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Publication numberUS7135127 B2
Publication typeGrant
Application numberUS 10/149,349
PCT numberPCT/EP2000/012604
Publication dateNov 14, 2006
Filing dateDec 12, 2000
Priority dateDec 13, 1999
Fee statusPaid
Also published asUS20030064888
Publication number10149349, 149349, PCT/2000/12604, PCT/EP/0/012604, PCT/EP/0/12604, PCT/EP/2000/012604, PCT/EP/2000/12604, PCT/EP0/012604, PCT/EP0/12604, PCT/EP0012604, PCT/EP012604, PCT/EP2000/012604, PCT/EP2000/12604, PCT/EP2000012604, PCT/EP200012604, US 7135127 B2, US 7135127B2, US-B2-7135127, US7135127 B2, US7135127B2
InventorsStefan O. Dick
Original AssigneeSüd-Chemie AG
Export CitationBiBTeX, EndNote, RefMan
External Links: USPTO, USPTO Assignment, Espacenet
Obtained by pressing mixture of inorganic sorbent, 200-60% by weight binder and 10-15% by weight water at pressure of at least 70 MPa and calcining resulting green wafer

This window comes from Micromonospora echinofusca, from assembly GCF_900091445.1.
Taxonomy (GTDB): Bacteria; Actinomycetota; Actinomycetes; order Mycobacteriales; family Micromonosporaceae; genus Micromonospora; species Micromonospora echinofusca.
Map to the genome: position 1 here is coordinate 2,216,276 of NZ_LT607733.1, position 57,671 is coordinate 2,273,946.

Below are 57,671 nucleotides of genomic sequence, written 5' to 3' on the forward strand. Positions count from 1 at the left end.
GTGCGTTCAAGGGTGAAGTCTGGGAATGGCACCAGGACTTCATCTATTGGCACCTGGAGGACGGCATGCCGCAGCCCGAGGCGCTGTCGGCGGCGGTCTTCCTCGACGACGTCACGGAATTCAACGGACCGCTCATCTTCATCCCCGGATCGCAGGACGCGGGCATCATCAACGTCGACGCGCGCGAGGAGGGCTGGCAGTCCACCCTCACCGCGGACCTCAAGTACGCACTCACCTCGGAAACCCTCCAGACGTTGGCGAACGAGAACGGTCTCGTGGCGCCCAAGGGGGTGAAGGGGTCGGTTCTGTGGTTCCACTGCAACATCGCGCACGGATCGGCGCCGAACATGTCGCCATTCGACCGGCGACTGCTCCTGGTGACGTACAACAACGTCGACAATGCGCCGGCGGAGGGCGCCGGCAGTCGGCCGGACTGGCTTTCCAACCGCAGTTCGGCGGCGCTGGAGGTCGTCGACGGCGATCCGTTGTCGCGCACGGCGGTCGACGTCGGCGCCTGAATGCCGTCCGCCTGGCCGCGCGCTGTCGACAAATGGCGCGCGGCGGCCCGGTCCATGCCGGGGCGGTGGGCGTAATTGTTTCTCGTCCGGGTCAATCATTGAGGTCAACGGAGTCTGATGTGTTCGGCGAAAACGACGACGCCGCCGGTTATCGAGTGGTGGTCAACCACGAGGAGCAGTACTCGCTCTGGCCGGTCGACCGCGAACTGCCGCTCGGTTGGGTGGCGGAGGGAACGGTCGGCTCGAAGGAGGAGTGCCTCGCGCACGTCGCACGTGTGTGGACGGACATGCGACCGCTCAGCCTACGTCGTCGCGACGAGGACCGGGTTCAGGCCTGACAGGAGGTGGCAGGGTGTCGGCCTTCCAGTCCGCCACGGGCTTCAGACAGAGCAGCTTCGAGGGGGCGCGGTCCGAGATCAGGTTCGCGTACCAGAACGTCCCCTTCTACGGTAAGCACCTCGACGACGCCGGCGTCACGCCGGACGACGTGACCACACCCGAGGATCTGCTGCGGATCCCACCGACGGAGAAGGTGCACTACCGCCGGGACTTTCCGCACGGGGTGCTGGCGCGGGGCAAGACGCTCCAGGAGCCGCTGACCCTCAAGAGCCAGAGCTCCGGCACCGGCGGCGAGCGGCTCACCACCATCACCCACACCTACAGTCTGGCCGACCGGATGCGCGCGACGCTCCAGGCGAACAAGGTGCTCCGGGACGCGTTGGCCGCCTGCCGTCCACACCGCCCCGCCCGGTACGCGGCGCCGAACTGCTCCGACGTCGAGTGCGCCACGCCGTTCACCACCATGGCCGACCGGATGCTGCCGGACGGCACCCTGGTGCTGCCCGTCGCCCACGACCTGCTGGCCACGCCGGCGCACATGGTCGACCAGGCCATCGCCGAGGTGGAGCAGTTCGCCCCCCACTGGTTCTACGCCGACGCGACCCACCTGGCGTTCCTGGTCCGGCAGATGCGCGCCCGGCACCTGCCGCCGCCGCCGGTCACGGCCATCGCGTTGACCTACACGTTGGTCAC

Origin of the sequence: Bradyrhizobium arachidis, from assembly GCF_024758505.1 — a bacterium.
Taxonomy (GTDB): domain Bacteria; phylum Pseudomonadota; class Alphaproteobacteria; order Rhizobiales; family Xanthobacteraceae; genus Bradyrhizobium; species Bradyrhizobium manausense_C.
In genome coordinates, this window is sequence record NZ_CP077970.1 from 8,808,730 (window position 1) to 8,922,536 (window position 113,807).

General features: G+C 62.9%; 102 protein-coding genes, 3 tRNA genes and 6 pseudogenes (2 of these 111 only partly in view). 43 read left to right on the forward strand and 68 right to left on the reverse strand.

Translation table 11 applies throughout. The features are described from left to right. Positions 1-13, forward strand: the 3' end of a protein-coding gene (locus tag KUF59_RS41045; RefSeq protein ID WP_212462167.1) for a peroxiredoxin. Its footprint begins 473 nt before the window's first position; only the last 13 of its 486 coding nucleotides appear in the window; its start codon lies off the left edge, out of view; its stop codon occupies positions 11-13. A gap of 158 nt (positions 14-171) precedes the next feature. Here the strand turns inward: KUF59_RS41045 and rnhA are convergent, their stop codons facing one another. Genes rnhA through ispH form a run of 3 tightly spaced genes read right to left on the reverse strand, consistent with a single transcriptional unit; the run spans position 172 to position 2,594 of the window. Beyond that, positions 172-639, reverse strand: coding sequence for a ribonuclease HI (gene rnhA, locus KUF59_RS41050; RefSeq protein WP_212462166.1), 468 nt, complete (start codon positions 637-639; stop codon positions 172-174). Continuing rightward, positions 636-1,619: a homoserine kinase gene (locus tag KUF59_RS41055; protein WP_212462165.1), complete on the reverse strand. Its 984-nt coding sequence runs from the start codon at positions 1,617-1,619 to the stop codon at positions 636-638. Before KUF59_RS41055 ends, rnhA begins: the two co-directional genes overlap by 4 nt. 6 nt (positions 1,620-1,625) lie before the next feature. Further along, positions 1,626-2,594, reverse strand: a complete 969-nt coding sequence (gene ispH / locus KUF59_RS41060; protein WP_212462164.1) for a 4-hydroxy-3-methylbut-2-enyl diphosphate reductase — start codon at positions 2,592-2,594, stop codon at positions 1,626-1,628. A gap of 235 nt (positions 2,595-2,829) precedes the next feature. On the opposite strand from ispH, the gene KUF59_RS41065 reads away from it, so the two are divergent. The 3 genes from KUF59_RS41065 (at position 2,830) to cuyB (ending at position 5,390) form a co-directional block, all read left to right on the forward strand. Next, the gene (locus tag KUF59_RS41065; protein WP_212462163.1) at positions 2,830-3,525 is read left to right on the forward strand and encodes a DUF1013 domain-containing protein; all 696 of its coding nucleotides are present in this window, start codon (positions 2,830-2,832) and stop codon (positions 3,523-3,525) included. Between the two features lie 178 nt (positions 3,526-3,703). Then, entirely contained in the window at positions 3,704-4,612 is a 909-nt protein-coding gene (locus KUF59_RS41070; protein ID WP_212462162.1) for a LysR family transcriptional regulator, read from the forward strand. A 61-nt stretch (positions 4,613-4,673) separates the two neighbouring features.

US 7135127 B2
Abstract
A disk-shaped wafer is described which is based on an inorganic sorbent and a binder, with a thickness of less than 700 microns, which can be obtained by pressing a mixture of the inorganic sorbent, about 20 to 60% by weight of the binder and about 10 to 15% by weight water at a pressure of at least 70 MPa; and calcining the resulting green wafer at temperatures of at least about 500° C. until the water content is substantially removed.
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Claims(23)
1. A disk-shaped wafer which is obtained by a process comprising the steps of